From Sci-Fi to Reality: Patents for Futuristic Technologies


We all have those once-in-a-lifetime moments when our imaginations dive deep into the realm of science fiction. Picture this our favorite superheroes, effortlessly conjuring snow, fire, threads, or water from their hands, bravely protecting the world. It’s not just fantasy we’ve all indulged in these daydreams at some point, wondering how thrilling life could be if these marvels were real. Remember the craze a few years back with the Krrish movie? Kids everywhere dressed Krrish masks, having the fantasy for his superpowers. This sci-fi is not about kids or youngsters but it covers every age group.

Now, imagine someone inventing a mechanical hand capable of spraying water perfectly for firefighting. How amazing would it be to put on this device and become a real-life hero? Just like every superhero has exclusive rights to their powers, the inventor of this mechanical marvel can claim exclusive rights to their creation. And how do they get this right? Off course the answer is through a “PATENT”.

Sci-Fi and innovation:

Science fiction and innovation are like partners in an exciting dance, each inspiring the other to reach new heights. Sci-fi, with its limitless imagination, tells stories of future worlds filled with advanced technologies and big changes in society. These exciting tales spark the curiosity and ambition of real-world scientists, engineers and inventors, who then work to turn these dreams into reality, once wild ideas become real technologies we use today. Things like space travel, artificial intelligence and virtual reality, which started as sci-fi dreams, have gradually come to life in labs and workshops. Innovators take inspiration from Sci-Fi’s imaginative ideas using them as a starting point to create new technologies. In turn, each new technology provides fresh material for sci-fi writers, who then create new, amazing stories. This ongoing interaction not only drives technological progress but also shapes our cultural views and dreams, showing the powerful and fun impact that the mix of imagination and innovation has on our changing world.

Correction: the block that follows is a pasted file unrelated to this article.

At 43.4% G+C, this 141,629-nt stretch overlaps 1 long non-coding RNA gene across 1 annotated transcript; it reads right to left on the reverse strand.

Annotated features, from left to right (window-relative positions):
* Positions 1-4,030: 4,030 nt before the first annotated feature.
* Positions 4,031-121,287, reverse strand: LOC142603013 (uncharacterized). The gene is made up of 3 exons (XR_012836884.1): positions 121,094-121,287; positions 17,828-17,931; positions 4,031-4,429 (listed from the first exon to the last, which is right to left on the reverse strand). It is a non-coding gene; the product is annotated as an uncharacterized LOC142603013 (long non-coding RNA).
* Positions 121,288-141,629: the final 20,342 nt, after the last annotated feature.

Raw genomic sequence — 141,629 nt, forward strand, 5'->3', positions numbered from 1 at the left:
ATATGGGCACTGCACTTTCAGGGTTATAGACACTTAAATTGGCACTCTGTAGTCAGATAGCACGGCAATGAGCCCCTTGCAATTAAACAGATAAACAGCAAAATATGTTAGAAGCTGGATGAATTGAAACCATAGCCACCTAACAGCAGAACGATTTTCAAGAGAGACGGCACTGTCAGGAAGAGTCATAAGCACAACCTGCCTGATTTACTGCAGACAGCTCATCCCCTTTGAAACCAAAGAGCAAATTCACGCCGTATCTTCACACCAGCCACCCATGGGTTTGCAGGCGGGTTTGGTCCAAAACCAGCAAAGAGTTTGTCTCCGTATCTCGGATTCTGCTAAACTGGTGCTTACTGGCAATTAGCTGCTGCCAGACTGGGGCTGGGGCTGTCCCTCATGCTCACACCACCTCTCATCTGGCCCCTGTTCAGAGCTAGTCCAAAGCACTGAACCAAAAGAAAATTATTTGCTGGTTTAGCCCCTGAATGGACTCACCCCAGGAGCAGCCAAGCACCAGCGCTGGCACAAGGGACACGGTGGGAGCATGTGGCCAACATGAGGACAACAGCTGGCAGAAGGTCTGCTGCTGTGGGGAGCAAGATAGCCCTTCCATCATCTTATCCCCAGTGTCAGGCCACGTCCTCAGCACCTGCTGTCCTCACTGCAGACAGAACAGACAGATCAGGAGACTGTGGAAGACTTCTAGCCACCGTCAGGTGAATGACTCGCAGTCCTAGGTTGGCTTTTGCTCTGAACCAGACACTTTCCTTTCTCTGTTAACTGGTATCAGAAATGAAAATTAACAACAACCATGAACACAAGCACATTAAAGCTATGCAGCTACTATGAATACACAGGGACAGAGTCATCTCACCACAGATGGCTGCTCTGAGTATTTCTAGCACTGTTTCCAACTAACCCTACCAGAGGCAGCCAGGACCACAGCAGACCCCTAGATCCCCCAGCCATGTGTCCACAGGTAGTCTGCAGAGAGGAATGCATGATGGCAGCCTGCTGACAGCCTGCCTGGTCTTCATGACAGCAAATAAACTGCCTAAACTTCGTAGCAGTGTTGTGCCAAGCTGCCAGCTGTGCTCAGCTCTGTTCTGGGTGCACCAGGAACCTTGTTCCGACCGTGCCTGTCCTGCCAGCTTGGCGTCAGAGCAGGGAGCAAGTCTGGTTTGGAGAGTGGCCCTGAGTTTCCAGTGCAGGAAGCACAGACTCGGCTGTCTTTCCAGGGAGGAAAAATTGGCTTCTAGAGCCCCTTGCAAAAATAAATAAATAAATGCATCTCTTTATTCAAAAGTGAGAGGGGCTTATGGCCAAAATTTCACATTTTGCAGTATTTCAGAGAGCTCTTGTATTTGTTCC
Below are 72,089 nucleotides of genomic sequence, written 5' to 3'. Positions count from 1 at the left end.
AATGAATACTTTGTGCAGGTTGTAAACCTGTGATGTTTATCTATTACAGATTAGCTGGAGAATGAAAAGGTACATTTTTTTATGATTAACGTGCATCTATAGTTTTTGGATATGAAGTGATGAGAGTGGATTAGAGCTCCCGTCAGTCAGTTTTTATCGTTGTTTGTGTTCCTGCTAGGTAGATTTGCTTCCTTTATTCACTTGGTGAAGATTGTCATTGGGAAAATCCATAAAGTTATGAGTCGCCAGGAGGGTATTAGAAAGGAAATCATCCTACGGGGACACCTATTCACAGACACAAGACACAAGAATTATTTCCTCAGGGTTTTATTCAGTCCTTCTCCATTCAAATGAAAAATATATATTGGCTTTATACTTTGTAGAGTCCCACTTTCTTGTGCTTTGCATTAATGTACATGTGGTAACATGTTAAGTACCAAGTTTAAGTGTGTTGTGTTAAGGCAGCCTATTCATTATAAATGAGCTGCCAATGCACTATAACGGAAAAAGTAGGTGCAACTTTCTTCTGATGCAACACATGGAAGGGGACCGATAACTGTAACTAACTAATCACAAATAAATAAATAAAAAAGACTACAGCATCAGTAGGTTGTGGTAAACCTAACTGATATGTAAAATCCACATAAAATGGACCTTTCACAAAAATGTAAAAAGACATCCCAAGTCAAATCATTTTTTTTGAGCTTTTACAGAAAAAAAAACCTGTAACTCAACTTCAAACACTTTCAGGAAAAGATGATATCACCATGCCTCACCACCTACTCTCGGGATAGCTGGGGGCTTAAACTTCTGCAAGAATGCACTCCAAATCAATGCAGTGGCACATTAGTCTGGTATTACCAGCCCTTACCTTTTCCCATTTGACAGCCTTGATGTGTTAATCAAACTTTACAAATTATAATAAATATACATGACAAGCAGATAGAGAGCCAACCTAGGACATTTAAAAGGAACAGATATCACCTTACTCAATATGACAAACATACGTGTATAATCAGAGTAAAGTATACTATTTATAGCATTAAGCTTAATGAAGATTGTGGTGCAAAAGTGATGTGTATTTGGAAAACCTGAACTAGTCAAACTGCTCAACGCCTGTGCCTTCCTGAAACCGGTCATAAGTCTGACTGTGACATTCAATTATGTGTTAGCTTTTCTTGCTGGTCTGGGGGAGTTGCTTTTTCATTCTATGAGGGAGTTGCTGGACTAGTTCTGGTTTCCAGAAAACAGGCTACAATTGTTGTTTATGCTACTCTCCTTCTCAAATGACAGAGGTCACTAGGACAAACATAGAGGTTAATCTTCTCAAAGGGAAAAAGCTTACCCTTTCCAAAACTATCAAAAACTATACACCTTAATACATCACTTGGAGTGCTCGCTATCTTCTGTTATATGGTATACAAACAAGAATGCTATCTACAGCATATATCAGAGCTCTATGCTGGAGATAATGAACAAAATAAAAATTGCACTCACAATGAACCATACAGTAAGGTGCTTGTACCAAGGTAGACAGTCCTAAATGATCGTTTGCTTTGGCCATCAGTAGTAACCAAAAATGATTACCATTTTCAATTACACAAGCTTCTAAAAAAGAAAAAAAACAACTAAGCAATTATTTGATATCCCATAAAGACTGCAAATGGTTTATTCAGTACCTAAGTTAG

Co- Relating Sci-Fi, innovation and Patent:

Patents are not just awards; they encourage more creativity by recognizing and rewarding new ideas. This leads to more inventions, which inspire others to create even more. It’s like a never-ending loop of imagination and creation that helps us invent amazing things and dream of a future like in science fiction stories.

For instance, the telephone, patented by Alexander Graham Bell and the lightbulb, patented by Thomas Edison, profoundly changed the world by revolutionizing communication and extending the productive hours of the day. The telephone made instant, long-distance communication possible, shrinking the world and promoting global connectivity. The lightbulb provided a reliable, safe source of light, transforming homes and workplaces, and enabling activities and industries to operate around the clock.